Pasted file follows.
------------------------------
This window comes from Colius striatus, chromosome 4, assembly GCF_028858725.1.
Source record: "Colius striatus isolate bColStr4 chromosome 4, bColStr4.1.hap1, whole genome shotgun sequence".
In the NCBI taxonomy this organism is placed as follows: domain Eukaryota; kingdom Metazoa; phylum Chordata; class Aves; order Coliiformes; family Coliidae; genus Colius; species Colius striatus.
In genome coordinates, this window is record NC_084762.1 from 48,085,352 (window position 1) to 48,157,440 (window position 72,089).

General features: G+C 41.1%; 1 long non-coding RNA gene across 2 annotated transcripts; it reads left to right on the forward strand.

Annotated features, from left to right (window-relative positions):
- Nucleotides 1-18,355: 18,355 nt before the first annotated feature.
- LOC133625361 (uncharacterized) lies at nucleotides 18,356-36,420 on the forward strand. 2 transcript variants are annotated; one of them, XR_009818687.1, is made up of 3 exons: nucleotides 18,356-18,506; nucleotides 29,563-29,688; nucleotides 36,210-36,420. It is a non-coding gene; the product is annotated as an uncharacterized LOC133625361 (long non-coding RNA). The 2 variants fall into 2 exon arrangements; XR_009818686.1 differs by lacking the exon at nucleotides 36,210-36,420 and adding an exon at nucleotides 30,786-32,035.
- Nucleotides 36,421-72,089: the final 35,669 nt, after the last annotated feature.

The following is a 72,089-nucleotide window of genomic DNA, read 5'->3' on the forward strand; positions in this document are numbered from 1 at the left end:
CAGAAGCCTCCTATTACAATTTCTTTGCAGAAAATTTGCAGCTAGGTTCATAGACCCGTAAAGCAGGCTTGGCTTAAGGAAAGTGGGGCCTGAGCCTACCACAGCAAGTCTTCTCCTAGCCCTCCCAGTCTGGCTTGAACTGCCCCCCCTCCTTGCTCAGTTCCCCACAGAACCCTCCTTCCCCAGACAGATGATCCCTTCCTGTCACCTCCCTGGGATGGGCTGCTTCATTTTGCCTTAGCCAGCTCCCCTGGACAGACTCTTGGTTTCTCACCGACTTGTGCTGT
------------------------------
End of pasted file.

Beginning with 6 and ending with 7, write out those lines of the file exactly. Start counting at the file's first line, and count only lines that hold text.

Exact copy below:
Annotated features, from left to right (window-relative positions):
- Nucleotides 1-18,355: 18,355 nt before the first annotated feature.